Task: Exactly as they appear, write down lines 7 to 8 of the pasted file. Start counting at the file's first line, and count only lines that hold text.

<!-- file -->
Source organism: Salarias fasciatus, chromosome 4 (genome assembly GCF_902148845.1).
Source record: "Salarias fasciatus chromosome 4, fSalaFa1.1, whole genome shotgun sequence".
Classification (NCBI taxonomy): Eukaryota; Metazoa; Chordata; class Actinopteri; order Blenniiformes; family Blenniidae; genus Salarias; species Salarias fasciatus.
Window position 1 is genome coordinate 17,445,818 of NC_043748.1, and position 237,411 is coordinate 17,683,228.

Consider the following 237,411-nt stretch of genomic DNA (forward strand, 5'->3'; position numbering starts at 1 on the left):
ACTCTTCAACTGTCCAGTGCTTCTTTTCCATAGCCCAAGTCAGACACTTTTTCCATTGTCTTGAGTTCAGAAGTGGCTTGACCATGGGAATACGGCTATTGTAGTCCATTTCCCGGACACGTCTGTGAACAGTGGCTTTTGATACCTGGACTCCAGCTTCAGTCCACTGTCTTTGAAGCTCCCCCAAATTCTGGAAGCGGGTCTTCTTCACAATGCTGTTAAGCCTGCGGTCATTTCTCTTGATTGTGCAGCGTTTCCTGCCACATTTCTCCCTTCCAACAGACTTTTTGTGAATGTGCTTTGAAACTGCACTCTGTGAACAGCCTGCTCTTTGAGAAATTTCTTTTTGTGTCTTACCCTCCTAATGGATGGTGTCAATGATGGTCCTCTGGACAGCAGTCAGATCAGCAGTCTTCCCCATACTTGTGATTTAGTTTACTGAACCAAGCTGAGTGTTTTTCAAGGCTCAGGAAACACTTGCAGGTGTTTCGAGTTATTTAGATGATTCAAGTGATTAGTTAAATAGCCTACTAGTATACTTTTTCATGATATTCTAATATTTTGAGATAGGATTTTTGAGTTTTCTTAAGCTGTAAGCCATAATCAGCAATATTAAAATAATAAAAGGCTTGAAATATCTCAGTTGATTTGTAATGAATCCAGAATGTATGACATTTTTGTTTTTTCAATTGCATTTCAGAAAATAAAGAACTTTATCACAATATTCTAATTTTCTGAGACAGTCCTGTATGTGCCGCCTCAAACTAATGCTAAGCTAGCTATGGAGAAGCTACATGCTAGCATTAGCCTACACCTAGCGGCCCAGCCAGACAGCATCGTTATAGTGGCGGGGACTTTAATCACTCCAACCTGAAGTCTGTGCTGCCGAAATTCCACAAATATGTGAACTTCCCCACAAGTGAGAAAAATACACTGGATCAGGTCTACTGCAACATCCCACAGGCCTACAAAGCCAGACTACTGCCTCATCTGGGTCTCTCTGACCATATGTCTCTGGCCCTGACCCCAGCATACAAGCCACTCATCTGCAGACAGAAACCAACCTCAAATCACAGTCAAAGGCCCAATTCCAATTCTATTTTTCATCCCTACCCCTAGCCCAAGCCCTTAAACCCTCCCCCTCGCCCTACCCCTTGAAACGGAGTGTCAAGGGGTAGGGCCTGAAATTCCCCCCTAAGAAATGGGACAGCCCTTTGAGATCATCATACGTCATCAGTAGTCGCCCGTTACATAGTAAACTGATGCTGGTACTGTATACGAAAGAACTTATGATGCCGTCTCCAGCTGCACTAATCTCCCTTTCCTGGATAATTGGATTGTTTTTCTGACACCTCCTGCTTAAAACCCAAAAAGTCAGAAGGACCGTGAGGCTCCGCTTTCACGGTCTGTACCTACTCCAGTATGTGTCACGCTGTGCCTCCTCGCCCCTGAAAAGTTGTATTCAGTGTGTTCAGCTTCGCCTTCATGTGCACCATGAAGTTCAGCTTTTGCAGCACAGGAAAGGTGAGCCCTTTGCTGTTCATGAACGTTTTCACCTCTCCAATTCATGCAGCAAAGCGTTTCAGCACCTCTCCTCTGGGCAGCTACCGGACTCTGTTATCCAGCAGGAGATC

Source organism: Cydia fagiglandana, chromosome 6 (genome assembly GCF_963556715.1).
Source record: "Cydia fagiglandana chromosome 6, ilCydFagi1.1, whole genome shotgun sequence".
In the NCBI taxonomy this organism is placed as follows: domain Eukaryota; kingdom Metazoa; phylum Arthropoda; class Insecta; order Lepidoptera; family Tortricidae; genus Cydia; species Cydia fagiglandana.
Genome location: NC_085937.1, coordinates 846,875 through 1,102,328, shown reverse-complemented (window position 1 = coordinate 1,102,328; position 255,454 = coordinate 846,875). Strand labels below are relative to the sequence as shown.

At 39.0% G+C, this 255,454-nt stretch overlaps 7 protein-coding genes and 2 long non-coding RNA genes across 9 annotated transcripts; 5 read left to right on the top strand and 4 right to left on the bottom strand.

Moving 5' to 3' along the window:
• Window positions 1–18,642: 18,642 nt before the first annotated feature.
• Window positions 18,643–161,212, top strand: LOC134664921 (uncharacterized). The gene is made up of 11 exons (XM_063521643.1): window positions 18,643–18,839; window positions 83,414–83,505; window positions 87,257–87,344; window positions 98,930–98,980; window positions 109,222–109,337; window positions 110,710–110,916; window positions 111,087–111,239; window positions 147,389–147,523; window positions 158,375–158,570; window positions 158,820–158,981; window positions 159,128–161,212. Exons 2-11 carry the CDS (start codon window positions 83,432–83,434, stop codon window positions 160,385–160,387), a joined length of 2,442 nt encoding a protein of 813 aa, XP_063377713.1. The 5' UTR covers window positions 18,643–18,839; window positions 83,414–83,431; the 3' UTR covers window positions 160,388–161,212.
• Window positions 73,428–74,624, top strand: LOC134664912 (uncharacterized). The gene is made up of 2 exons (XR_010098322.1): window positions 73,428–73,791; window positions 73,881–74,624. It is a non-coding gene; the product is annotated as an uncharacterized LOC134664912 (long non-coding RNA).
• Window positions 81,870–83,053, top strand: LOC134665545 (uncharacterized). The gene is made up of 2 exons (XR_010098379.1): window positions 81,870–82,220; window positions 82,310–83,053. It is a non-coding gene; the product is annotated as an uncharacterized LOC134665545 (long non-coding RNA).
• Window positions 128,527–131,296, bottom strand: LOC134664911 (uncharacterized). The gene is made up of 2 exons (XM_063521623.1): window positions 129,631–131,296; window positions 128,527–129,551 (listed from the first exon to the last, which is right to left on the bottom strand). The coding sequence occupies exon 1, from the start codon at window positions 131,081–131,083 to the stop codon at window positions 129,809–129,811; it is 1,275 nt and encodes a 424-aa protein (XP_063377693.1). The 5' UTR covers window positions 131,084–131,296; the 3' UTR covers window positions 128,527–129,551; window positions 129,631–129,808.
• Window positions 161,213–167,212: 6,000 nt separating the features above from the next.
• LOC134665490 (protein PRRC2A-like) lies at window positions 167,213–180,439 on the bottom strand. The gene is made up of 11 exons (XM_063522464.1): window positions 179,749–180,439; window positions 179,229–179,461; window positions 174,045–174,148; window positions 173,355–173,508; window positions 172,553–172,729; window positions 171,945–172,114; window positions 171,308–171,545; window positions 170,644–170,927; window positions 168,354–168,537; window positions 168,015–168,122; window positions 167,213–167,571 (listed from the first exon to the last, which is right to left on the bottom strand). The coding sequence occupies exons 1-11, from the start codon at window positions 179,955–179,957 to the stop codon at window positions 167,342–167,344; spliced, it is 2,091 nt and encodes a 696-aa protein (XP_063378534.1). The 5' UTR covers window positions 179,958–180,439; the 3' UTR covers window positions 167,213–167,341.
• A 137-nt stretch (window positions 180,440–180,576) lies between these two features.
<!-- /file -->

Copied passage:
Source organism: Cydia fagiglandana, chromosome 6 (genome assembly GCF_963556715.1).
Source record: "Cydia fagiglandana chromosome 6, ilCydFagi1.1, whole genome shotgun sequence".